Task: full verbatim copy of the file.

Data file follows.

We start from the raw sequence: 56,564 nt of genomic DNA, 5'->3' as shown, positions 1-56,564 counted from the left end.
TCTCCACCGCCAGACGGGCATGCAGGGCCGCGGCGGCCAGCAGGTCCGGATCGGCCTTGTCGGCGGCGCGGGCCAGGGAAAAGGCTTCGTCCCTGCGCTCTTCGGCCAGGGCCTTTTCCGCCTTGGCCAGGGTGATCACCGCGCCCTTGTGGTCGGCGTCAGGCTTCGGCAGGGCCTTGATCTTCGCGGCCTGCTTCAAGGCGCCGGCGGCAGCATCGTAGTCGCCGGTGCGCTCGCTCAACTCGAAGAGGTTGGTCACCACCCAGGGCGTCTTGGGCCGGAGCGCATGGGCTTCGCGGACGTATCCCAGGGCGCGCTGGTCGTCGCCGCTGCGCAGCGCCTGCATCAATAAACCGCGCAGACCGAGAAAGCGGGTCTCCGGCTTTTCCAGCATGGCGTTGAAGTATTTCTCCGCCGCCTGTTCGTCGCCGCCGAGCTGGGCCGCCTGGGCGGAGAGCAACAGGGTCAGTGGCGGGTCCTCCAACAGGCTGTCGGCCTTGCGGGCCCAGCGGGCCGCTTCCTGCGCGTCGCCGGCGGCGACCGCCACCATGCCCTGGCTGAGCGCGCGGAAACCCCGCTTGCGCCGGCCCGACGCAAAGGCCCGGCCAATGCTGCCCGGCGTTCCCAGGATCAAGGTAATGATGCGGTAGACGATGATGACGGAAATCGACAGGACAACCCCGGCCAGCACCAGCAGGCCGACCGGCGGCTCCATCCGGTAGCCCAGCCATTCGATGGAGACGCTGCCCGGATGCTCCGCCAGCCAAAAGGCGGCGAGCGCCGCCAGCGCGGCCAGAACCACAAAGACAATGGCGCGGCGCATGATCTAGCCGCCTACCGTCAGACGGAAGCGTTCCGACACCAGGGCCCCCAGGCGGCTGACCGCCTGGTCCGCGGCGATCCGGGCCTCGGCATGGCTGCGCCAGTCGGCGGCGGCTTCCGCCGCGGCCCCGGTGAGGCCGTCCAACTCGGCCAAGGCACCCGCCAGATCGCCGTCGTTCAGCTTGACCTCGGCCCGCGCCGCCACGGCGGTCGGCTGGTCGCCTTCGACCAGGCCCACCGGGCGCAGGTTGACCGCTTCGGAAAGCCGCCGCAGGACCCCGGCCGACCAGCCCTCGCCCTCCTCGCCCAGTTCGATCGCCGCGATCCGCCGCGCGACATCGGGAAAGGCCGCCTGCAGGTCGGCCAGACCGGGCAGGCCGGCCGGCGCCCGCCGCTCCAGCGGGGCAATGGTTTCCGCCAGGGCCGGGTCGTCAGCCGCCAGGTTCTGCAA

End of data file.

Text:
We start from the raw sequence: 56,564 nt of genomic DNA, 5'->3' as shown, positions 1-56,564 counted from the left end.
TCTCCACCGCCAGACGGGCATGCAGGGCCGCGGCGGCCAGCAGGTCCGGATCGGCCTTGTCGGCGGCGCGGGCCAGGGAAAAGGCTTCGTCCCTGCGCTCTTCGGCCAGGGCCTTTTCCGCCTTGGCCAGGGTGATCACCGCGCCCTTGTGGTCGGCGTCAGGCTTCGGCAGGGCCTTGATCTTCGCGGCCTGCTTCAAGGCGCCGGCGGCAGCATCGTAGTCGCCGGTGCGCTCGCTCAACTCGAAGAGGTTGGTCACCACCCAGGGCGTCTTGGGCCGGAGCGCATGGGCTTCGCGGACGTATCCCAGGGCGCGCTGGTCGTCGCCGCTGCGCAGCGCCTGCATCAATAAACCGCGCAGACCGAGAAAGCGGGTCTCCGGCTTTTCCAGCATGGCGTTGAAGTATTTCTCCGCCGCCTGTTCGTCGCCGCCGAGCTGGGCCGCCTGGGCGGAGAGCAACAGGGTCAGTGGCGGGTCCTCCAACAGGCTGTCGGCCTTGCGGGCCCAGCGGGCCGCTTCCTGCGCGTCGCCGGCGGCGACCGCCACCATGCCCTGGCTGAGCGCGCGGAAACCCCGCTTGCGCCGGCCCGACGCAAAGGCCCGGCCAATGCTGCCCGGCGTTCCCAGGATCAAGGTAATGATGCGGTAGACGATGATGACGGAAATCGACAGGACAACCCCGGCCAGCACCAGCAGGCCGACCGGCGGCTCCATCCGGTAGCCCAGCCATTCGATGGAGACGCTGCCCGGATGCTCCGCCAGCCAAAAGGCGGCGAGCGCCGCCAGCGCGGCCAGAACCACAAAGACAATGGCGCGGCGCATGATCTAGCCGCCTACCGTCAGACGGAAGCGTTCCGACACCAGGGCCCCCAGGCGGCTGACCGCCTGGTCCGCGGCGATCCGGGCCTCGGCATGGCTGCGCCAGTCGGCGGCGGCTTCCGCCGCGGCCCCGGTGAGGCCGTCCAACTCGGCCAAGGCACCCGCCAGATCGCCGTCGTTCAGCTTGACCTCGGCCCGCGCCGCCACGGCGGTCGGCTGGTCGCCTTCGACCAGGCCCACCGGGCGCAGGTTGACCGCTTCGGAAAGCCGCCGCAGGACCCCGGCCGACCAGCCCTCGCCCTCCTCGCCCAGTTCGATCGCCGCGATCCGCCGCGCGACATCGGGAAAGGCCGCCTGCAGGTCGGCCAGACCGGGCAGGCCGGCCGGCGCCCGCCGCTCCAGCGGGGCAATGGTTTCCGCCAGGGCCGGGTCGTCAGCCGCCAGGTTCTGCAA